June 10, 2011

Seeking the Face of the Lord

Adult catechism is faithful aid for our response to conversion

(Listen to the archbishop read this column)

(Editor’s note: While Archbishop Buechlein continues to recover from a stroke, we offer some reprints of his various columns for your enrichment. The following column is from the Sept. 22, 2006, issue of The Criterion.)

Does truth matter? Recently, a Christian leader said that we need to get away from theological squabble and feed the hungry.

Of course, we need to feed the hungry as a vital service. We do not need theological squabble, but we need theology. If social service is divorced from the unique truth of Christianity, the seeds of disintegration unfold.

In his encyclical “God is Love,” Pope Benedict XVI reminds us that we need to contemplate the truth of Christ in the Gospel if we are truly to serve those in need with “the eyes of the heart, with the eyes of Jesus.” He reminds us that without this contemplation, we succumb to a secular activism that is not truly of Christ.

The egalitarian influence of our culture affects the realm of ideas and opinion as much as any other aspect of life. A modern tendency to give equal weight to all ideas and opinions has a subtle but devastating effect on the Christian life because it seduces us into thinking that there is no such thing as absolute truth.

If we think there is no such thing as absolute truth, we will never truly believe that Jesus is Son of God and Savior of the world. As a friend of mine remarked, “In line with modern habits, we might judge Christian teaching to be acceptable, reasonable or even appealing—but that’s a far cry from actually being Christian.”

We need to be careful about the nature of our believing. The mission of God’s Son was not to teach a philosophy, but to reveal the truth so we might be saved. He himself is the Truth, the absolute truth. He is God’s complete revelation of himself. The revelation of truth in Jesus came to its climax in his complete outpouring of himself in his death, resurrection, ascension and the sending of the Holy Spirit.

In a culture that questions anything of faith, it is not difficult to hang on to opinions and to espouse glaring discrepancies from the fundamental truths of the mystery of Christ. It is easy to consider our view of the faith as if from a superior position and to leave honest self-examination to another day. It is as if we are saying, “Jesus said, but I tend to disagree…” It seems unthinkable that a Christian would say such a thing, but perhaps we do just that, and more often than we might like to admit.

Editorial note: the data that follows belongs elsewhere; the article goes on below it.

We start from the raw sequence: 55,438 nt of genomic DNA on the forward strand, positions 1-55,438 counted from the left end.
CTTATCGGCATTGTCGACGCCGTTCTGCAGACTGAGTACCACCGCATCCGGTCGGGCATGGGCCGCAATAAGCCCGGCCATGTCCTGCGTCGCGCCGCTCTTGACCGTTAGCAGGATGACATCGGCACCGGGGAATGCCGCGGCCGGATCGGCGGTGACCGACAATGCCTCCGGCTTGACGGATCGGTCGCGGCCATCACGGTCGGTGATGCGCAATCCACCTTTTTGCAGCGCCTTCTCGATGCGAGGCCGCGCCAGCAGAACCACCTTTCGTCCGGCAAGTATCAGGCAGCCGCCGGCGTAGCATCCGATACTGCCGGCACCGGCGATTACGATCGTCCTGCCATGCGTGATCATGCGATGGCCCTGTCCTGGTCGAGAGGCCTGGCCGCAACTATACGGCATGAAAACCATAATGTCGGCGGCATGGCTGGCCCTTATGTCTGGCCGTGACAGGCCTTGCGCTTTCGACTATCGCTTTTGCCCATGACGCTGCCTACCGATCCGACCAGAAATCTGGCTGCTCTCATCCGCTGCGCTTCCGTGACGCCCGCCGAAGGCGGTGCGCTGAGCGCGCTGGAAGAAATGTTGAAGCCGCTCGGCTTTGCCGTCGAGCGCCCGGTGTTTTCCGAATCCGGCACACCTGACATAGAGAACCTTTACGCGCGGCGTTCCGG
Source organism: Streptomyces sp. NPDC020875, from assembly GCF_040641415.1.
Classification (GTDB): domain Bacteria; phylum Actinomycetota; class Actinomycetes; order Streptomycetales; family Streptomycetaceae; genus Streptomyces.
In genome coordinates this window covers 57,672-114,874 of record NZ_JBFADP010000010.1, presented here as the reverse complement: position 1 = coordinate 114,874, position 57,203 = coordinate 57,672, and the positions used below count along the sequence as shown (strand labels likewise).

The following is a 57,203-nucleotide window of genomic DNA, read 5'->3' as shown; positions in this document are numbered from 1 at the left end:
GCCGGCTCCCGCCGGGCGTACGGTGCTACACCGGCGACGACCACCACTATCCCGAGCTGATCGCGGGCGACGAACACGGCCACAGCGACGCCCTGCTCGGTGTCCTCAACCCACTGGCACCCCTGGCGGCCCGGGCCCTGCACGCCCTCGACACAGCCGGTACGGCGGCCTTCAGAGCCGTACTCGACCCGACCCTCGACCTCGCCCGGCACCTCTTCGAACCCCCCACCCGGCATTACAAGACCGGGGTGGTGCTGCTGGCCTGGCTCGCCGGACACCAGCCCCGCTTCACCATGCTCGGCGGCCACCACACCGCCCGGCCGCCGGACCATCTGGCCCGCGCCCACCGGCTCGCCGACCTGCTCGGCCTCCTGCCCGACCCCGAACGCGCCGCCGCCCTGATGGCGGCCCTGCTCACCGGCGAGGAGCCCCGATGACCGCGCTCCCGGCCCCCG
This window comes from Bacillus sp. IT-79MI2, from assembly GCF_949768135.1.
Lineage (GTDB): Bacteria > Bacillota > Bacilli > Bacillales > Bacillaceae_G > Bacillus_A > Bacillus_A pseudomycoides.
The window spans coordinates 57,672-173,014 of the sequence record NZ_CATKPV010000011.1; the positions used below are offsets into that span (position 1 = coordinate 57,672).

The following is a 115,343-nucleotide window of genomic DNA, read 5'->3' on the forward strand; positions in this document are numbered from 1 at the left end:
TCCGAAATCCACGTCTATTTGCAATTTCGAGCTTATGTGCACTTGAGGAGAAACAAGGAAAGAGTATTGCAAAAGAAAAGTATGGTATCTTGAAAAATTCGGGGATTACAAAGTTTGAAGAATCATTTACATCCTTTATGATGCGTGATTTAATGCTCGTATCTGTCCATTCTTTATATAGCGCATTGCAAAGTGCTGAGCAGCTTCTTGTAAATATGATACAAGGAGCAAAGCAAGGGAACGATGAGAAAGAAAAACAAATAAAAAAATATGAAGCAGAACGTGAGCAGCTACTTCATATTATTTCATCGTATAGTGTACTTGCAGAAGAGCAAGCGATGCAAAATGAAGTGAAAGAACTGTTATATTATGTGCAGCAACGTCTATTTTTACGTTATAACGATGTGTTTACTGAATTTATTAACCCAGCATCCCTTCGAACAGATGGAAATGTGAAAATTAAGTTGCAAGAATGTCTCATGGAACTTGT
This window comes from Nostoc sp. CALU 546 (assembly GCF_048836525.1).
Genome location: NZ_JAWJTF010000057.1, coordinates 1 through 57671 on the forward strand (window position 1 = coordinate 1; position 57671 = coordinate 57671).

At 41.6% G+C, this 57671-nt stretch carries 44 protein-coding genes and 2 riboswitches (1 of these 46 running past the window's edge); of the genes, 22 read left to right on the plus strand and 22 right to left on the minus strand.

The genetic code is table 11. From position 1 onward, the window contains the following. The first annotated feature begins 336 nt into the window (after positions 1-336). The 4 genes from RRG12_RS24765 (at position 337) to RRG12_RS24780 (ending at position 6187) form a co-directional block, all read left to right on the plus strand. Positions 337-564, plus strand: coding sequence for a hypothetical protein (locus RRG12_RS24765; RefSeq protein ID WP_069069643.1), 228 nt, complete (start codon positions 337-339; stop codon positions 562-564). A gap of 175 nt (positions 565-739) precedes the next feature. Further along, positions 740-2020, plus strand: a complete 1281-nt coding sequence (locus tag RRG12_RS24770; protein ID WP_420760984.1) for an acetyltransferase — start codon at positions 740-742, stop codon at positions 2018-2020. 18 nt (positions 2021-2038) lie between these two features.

It is not easy to be a disciple of Jesus and to embrace all that he taught as it has been handed on to us in the Bible and in Tradition. Yet, it is not really so complicated if we recognize that our faith calls for conversion, not convincing. When you get down to it, we are called to a humble surrender of our lives to Jesus Christ. That is not to say that we do not or should not need to develop our understanding of what this surrender means.

Recently, the U.S. Conference of Catholic Bishops published the United States Catholic Catechism for Adults. This catechism is a user-friendly presentation of the truths of our Catholic faith in the context of the contemporary culture in our country.

In a straightforward manner, this book addresses what we believe in the face of current questions, issues and obstacles engaged by our faith. The pattern or format of this catechism is based on the Catechism of the Catholic Church and faithfully presents the truth of our faith as contained in it.

The structure of the adult catechism is such that it draws the reader into a teaching about a particular doctrine of the faith. First, there is an introductory story of an important Catholic man or woman whose life illustrates the doctrine being taught. The teaching follows. There is a presentation of cultural issues that seem to contradict or confront the truth of faith.

Brief relevant excerpts from the Catechism of the Catholic Church are provided. There is a spiritual meditation pertaining to the doctrinal teaching. Questions for discussion are also provided. This is the pattern for each topical chapter.

One can read the adult catechism straight through from beginning to end, but it is not necessary to do so. A detailed index by subject allows for research of specific doctrines of the Church.

I recommend the United States Catholic Catechism for Adults for adult religious education and formation. I recommend it as a fine resource for RCIA. I also recommend it for use by young adults who are hungering for knowledge about what we believe, and why our Catholic faith and practices matter.

Faith in God demands that we humbly surrender our lives to him who alone is Truth. The adult catechism is a faithful aid for our response to conversion. †

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